To open the payment channel, you save the wallet address to the main blockchain so that it will be transparent to all interested parties. The pastry shop knows that you have deposited bitcoins into the wallet and that it will receive them once the channel is closed.

Now that you’ve established the payment channel between you and the pastry shop, you can order your donut. Let’s say that it costs 0,002 BTC. You’ll subtract the cost from your balance and add it to the pastry shop’s balance. The balance sheet will say that you have 0,078 BTC and the shop – 0,002 BTC.

Both parties sign the updated sheet with their private keys, but they don’t announce their deal to the main blockchain to be validated. Each keeps a copy of the sheet, which will be updated every time a transaction occurs. So, in a sense, these transactions are “hypothetical” or “potential,” and they would remain so until you close the channel.

You can keep making more transactions with the shop as often as you’d like. Since everything happens away from the main blockchain, you avoid the seven tps limit.

However, what happens when you decide that you don’t want to buy donuts anymore? Or the pastry shop closes doors? Well, either one of the interested parties can close the payment channel by broadcasting the last signed balance sheet to the blockchain, which makes the deal “official.”

After that, the miners would do their job - make sure that the signatures are valid and release the funds to both parties. For example, if you’ve bought ten donuts, you’ll get 0,06 BTC back from the deposited amount and the pastry shop – 0,02 BTC. It’s as simple as that.

So, no matter how much transactions you make inside the payment channel, you’ll make only two transactions on the main blockchain:

  • ​One to open the channel
  • ​One to close the channel

#4 Is the Lightning Network safe?

Some of you might wonder what happens if you try to release an old balance sheet, e.g., pay less to the pastry shop? The lightning network requires the latest updated balance sheet to unlock the money. What’s more, since either party owns a copy, you can get your money even if the other side doesn’t want to pay you.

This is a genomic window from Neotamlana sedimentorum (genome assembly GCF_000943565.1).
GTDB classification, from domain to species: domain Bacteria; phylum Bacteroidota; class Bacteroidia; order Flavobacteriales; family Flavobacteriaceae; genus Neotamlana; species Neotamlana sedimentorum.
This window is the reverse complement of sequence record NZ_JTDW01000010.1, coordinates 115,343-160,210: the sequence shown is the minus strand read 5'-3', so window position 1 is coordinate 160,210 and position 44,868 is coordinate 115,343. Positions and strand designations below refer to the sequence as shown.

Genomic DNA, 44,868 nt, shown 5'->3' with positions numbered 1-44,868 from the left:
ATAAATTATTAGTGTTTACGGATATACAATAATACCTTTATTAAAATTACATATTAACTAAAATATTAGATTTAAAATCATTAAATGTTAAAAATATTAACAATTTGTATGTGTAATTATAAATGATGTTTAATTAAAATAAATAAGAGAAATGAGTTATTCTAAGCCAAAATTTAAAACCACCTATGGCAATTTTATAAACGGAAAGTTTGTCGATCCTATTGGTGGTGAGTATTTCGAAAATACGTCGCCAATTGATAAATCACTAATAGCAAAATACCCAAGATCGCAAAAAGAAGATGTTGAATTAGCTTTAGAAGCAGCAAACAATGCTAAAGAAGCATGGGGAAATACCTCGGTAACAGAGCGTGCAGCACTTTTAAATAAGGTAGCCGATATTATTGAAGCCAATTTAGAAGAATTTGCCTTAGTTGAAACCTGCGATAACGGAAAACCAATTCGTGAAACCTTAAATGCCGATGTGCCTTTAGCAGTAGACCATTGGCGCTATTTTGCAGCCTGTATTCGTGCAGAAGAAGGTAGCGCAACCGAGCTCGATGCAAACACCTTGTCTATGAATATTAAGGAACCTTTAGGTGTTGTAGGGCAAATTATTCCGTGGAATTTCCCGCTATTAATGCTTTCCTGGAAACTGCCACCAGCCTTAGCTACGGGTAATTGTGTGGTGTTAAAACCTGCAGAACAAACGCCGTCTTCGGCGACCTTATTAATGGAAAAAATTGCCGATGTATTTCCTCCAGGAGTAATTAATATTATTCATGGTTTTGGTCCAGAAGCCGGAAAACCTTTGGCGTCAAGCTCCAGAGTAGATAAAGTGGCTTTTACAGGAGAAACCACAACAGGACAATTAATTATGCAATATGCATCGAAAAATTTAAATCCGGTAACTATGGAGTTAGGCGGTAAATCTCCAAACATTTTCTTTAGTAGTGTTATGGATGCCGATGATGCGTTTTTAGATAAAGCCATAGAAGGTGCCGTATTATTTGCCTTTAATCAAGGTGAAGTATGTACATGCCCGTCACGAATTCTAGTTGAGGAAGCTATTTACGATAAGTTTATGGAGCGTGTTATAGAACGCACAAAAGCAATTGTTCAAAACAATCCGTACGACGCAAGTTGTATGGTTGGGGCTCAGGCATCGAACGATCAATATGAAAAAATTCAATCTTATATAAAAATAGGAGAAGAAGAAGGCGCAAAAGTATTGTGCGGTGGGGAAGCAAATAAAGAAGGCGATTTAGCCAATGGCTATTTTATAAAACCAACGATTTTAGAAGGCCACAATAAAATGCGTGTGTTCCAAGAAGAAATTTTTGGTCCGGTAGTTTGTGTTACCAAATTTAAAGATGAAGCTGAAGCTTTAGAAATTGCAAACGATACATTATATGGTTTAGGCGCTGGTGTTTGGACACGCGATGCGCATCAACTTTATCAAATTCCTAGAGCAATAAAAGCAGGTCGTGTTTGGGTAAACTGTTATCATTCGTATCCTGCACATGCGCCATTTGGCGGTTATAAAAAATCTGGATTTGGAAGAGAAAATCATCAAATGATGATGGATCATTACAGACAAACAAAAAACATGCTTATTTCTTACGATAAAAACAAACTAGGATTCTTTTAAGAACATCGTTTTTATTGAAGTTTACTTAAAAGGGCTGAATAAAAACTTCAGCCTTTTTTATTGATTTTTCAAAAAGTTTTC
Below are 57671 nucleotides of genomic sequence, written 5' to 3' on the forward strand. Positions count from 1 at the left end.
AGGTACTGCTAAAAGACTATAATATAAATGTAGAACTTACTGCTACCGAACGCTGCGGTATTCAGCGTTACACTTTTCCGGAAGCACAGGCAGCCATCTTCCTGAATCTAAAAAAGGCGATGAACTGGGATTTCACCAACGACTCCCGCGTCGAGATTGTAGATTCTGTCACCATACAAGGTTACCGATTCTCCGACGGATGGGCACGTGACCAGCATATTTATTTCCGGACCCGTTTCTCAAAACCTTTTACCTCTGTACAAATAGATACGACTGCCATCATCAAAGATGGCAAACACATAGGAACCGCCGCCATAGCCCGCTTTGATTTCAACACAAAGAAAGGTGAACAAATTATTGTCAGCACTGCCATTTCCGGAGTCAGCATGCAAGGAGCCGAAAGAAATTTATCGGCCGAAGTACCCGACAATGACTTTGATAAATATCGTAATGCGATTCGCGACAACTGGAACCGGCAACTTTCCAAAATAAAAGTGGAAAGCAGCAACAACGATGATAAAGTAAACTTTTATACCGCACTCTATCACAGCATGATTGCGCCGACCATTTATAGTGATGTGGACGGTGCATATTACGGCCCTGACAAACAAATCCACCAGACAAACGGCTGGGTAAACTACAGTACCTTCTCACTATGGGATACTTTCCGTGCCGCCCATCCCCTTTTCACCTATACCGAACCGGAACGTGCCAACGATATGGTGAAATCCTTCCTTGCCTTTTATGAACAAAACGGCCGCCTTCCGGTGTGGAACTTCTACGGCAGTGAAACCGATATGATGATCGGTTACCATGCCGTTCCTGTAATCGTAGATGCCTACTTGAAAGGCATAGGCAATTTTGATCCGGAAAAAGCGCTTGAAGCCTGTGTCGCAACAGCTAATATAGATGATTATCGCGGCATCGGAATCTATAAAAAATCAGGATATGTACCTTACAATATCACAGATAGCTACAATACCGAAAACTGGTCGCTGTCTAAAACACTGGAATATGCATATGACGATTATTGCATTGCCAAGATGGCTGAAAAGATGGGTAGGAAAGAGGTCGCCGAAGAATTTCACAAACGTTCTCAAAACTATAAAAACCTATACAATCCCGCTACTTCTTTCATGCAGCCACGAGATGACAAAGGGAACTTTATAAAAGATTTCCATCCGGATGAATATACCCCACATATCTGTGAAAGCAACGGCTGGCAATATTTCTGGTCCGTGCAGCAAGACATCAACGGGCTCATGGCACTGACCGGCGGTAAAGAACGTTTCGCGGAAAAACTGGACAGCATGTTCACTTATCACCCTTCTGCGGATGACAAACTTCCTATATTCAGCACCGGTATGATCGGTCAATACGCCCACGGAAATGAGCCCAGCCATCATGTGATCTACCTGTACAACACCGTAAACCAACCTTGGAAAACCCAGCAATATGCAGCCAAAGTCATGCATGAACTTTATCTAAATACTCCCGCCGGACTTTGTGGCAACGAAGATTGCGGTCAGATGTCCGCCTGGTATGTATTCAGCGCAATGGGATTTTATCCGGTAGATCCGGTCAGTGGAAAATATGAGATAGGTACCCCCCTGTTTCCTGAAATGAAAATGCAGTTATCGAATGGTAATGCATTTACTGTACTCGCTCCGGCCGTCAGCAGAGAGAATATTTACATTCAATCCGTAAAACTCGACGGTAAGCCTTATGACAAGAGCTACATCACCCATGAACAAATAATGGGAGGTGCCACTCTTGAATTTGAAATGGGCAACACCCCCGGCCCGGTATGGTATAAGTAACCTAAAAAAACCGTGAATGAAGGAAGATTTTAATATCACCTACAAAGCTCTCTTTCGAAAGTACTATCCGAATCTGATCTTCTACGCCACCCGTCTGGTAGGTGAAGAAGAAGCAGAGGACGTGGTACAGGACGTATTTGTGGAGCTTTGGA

So, you can’t refuse to pay once the pastry shop broadcasts the balance sheet, and vice versa - the pastry shop can’t keep all your money hostage.

In addition to this, it’s not necessary to open a direct payment channel with every person or a business, which you want to send money. The lightning network tries to find the shortest possible route for your payment from person A to person B.

For example, your friend also wants to buy donuts, and you have a payment channel open between you two. Your friend doesn’t need to open her own channel with the pastry shop. She can transfer the money to you, and you’ll send them to the pastry shop.

# 5 Lightning network cons

Like every good idea, the Lightning Network has a few shortcomings, which we are bound to mentions:

  • ​Everyone needs to have enough bitcoins in possession for transactions to occur.
  • ​It encourages centralized hubs
  • ​You can’t pay someone who is offline
  • It might not work so well with large sums

The Lighting Network certainly looks like an excellent way to unload the main blockchain and make transactions cheaper and faster. Currently, it’s in beta mode, and we will see if it will find its place in the crypto community or if it will fail, as some predict.

What do you think about Bitcoin’s Lightning Network? Do you think it’s a good idea? Share your thoughts in the comment section.

(Last Updated On: May 25, 2022)
About the author

    Whale Sumo

    Hwang is a self-proclaimed nerd who loves helping people understand complex concepts. He has a passion for crypto and online privacy and enjoys teaching others about the benefits of both. Hwang is an advocate for individual freedom and believes that knowledge is power. When he's not busy sharing his knowledge with the world, Hwang can be found running full marathons or playing video games.